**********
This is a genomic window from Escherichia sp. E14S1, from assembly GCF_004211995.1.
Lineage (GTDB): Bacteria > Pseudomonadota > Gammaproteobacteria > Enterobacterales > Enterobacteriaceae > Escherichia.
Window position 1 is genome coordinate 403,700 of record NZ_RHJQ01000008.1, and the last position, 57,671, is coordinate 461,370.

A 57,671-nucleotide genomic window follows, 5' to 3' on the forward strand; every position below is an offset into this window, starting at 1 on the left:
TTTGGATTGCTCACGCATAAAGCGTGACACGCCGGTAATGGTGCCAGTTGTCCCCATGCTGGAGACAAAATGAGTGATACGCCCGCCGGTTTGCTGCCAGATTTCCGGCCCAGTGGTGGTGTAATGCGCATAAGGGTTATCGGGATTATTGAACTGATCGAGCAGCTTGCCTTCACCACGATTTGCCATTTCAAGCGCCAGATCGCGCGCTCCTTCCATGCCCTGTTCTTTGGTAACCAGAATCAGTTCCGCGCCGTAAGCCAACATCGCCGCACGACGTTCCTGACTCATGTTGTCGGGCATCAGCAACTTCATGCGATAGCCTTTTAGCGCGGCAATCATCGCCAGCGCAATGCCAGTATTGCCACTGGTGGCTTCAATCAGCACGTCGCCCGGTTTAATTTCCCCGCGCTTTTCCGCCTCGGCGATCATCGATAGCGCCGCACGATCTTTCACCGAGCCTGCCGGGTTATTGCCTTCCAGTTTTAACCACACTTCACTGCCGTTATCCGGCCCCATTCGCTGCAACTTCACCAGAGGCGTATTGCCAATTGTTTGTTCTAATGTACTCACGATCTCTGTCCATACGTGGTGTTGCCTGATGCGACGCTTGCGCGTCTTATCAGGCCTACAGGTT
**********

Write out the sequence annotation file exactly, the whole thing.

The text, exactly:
This is a genomic window from Escherichia sp. E14S1, from assembly GCF_004211995.1.
Lineage (GTDB): Bacteria > Pseudomonadota > Gammaproteobacteria > Enterobacterales > Enterobacteriaceae > Escherichia.
Window position 1 is genome coordinate 403,700 of record NZ_RHJQ01000008.1, and the last position, 57,671, is coordinate 461,370.

A 57,671-nucleotide genomic window follows, 5' to 3' on the forward strand; every position below is an offset into this window, starting at 1 on the left:
TTTGGATTGCTCACGCATAAAGCGTGACACGCCGGTAATGGTGCCAGTTGTCCCCATGCTGGAGACAAAATGAGTGATACGCCCGCCGGTTTGCTGCCAGATTTCCGGCCCAGTGGTGGTGTAATGCGCATAAGGGTTATCGGGATTATTGAACTGATCGAGCAGCTTGCCTTCACCACGATTTGCCATTTCAAGCGCCAGATCGCGCGCTCCTTCCATGCCCTGTTCTTTGGTAACCAGAATCAGTTCCGCGCCGTAAGCCAACATCGCCGCACGACGTTCCTGACTCATGTTGTCGGGCATCAGCAACTTCATGCGATAGCCTTTTAGCGCGGCAATCATCGCCAGCGCAATGCCAGTATTGCCACTGGTGGCTTCAATCAGCACGTCGCCCGGTTTAATTTCCCCGCGCTTTTCCGCCTCGGCGATCATCGATAGCGCCGCACGATCTTTCACCGAGCCTGCCGGGTTATTGCCTTCCAGTTTTAACCACACTTCACTGCCGTTATCCGGCCCCATTCGCTGCAACTTCACCAGAGGCGTATTGCCAATTGTTTGTTCTAATGTACTCACGATCTCTGTCCATACGTGGTGTTGCCTGATGCGACGCTTGCGCGTCTTATCAGGCCTACAGGTT